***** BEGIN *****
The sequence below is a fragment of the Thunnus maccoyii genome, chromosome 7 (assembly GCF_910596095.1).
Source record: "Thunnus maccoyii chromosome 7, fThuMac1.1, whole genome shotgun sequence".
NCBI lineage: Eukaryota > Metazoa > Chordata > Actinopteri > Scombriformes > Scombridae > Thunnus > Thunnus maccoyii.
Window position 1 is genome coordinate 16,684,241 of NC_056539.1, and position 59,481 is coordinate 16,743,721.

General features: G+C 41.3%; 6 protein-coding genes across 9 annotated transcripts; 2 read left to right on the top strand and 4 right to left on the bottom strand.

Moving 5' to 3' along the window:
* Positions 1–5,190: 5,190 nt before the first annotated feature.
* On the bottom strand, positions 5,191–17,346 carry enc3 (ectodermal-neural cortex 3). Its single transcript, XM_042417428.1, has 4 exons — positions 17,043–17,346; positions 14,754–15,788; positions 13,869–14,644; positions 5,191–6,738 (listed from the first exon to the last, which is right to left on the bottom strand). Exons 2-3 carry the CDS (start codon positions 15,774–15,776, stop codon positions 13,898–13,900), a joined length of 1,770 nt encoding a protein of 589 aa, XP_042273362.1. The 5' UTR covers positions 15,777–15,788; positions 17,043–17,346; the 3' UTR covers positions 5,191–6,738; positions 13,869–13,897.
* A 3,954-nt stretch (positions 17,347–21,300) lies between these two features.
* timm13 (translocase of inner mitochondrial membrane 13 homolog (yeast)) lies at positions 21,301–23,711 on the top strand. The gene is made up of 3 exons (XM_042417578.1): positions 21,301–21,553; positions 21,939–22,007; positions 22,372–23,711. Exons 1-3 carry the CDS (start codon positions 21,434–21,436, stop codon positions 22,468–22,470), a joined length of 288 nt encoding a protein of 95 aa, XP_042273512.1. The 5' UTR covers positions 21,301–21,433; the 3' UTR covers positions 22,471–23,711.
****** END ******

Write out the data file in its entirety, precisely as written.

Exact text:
The sequence below is a fragment of the Thunnus maccoyii genome, chromosome 7 (assembly GCF_910596095.1).
Source record: "Thunnus maccoyii chromosome 7, fThuMac1.1, whole genome shotgun sequence".
NCBI lineage: Eukaryota > Metazoa > Chordata > Actinopteri > Scombriformes > Scombridae > Thunnus > Thunnus maccoyii.
Window position 1 is genome coordinate 16,684,241 of NC_056539.1, and position 59,481 is coordinate 16,743,721.

General features: G+C 41.3%; 6 protein-coding genes across 9 annotated transcripts; 2 read left to right on the top strand and 4 right to left on the bottom strand.

Moving 5' to 3' along the window:
* Positions 1–5,190: 5,190 nt before the first annotated feature.
* On the bottom strand, positions 5,191–17,346 carry enc3 (ectodermal-neural cortex 3). Its single transcript, XM_042417428.1, has 4 exons — positions 17,043–17,346; positions 14,754–15,788; positions 13,869–14,644; positions 5,191–6,738 (listed from the first exon to the last, which is right to left on the bottom strand). Exons 2-3 carry the CDS (start codon positions 15,774–15,776, stop codon positions 13,898–13,900), a joined length of 1,770 nt encoding a protein of 589 aa, XP_042273362.1. The 5' UTR covers positions 15,777–15,788; positions 17,043–17,346; the 3' UTR covers positions 5,191–6,738; positions 13,869–13,897.
* A 3,954-nt stretch (positions 17,347–21,300) lies between these two features.
* timm13 (translocase of inner mitochondrial membrane 13 homolog (yeast)) lies at positions 21,301–23,711 on the top strand. The gene is made up of 3 exons (XM_042417578.1): positions 21,301–21,553; positions 21,939–22,007; positions 22,372–23,711. Exons 1-3 carry the CDS (start codon positions 21,434–21,436, stop codon positions 22,468–22,470), a joined length of 288 nt encoding a protein of 95 aa, XP_042273512.1. The 5' UTR covers positions 21,301–21,433; the 3' UTR covers positions 22,471–23,711.